Raising Expectations for Special Education Students

On a Tuesday evening in 2019, about 80 parents and students gathered in Archer High School in Lawrenceville, Georgia. They were there for a night of post-secondary education planning. They reviewed statistics, heard school counselor recommendations, and spoke with college representatives. It’s a common enough scene–many high schools host college and career nights to help students and parents plan for the future, but this one had a twist: it was designed specifically for special education students with disabilities and their families.

Once students, especially students of color, are labeled with a disability, they “are more likely to be in the most restrictive environments,” which often limits that student’s access to the general education curriculum, said Erin Kilpatrick, the high school counselor who organized the event. “To be successful and have a chance to go to college…[students] need access to general education classes and honors classes.”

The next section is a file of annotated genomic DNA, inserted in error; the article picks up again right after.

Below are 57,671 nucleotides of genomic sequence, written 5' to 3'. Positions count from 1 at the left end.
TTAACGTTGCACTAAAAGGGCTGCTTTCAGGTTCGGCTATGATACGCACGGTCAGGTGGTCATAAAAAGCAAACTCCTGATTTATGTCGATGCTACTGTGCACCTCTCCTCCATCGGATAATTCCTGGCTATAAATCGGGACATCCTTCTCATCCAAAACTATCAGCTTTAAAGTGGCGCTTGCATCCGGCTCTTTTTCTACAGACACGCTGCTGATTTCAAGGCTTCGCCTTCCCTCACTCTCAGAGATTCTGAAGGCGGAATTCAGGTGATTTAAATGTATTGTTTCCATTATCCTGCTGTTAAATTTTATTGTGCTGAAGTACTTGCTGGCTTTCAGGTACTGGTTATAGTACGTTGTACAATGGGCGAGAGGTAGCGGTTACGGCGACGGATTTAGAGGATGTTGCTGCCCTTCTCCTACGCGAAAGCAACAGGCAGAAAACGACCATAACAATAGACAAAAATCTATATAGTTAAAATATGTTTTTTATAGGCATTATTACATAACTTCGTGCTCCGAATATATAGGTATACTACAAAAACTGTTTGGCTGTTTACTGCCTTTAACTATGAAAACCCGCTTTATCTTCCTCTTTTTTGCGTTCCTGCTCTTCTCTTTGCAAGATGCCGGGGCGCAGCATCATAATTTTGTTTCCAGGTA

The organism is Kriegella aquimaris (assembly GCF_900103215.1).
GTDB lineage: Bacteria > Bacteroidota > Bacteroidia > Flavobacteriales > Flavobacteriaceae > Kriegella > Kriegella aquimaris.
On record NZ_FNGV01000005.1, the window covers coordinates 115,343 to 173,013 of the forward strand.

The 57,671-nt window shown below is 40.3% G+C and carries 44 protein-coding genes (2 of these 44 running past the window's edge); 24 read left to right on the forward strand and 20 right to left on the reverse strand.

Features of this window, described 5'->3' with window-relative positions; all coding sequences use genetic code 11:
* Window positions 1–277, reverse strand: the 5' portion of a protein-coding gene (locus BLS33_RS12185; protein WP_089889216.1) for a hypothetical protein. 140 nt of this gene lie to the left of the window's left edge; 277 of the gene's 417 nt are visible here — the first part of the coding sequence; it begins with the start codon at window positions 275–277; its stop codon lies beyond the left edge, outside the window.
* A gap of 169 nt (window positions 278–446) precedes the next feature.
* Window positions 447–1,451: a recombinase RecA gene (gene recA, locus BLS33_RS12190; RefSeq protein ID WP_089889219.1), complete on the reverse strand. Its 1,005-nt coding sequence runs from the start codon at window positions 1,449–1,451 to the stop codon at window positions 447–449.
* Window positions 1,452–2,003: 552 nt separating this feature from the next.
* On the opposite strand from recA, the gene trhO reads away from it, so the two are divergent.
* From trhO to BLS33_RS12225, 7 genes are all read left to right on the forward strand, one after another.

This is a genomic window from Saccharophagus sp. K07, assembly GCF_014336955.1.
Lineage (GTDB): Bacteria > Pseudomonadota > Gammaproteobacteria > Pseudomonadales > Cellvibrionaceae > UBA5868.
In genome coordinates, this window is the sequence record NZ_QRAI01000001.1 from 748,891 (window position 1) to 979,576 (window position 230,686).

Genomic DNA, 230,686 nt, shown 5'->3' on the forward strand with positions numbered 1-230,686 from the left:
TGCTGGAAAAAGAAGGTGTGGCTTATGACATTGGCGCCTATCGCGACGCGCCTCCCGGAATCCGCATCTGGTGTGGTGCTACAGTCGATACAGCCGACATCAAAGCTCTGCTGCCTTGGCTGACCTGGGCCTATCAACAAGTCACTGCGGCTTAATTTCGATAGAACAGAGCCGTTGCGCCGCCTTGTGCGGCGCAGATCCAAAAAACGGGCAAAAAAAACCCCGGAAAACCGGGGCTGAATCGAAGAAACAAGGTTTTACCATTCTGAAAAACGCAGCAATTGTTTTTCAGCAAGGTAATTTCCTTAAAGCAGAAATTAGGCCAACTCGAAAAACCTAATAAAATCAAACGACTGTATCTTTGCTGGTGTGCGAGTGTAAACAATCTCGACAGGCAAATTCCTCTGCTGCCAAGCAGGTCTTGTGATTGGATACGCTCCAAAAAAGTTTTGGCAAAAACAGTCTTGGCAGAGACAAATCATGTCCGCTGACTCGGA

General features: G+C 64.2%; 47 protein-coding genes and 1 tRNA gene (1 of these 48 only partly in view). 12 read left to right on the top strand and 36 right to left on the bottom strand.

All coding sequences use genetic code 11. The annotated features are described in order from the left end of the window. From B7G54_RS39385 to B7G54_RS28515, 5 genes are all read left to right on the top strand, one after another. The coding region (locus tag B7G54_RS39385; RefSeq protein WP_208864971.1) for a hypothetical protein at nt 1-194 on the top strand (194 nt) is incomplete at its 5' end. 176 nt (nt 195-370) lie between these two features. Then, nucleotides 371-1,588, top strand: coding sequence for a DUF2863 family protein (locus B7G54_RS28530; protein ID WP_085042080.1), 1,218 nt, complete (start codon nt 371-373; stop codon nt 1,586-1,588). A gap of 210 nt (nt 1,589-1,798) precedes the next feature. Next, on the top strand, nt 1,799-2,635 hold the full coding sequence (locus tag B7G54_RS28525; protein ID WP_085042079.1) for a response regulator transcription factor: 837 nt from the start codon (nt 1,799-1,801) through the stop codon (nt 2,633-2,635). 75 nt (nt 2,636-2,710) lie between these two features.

That’s why Kilpatrick organized the post-secondary planning night, which included presentations from representatives of disability support offices at three colleges. She has seen throughout her career that low expectations at the high school level often mean that students with disabilities and their families are unprepared for post-secondary education opportunities. She has, for example, received calls from parents asking about their student’s options for a college education after they’ve already graduated and left the school. In Kilpatrick’s observation, only a fraction of students with disabilities pursue post-secondary education or are working within a few years of graduation. For the 2019 post-secondary planning night, her team predicted an attendance of 15 to 20, but ended up hosting four times that amount. The event was tailored to parents of students with Individualized Education Plans (IEPs) and 504 plans, both of which lay out specific environmental and academic accommodations for a student with a diagnosed disability.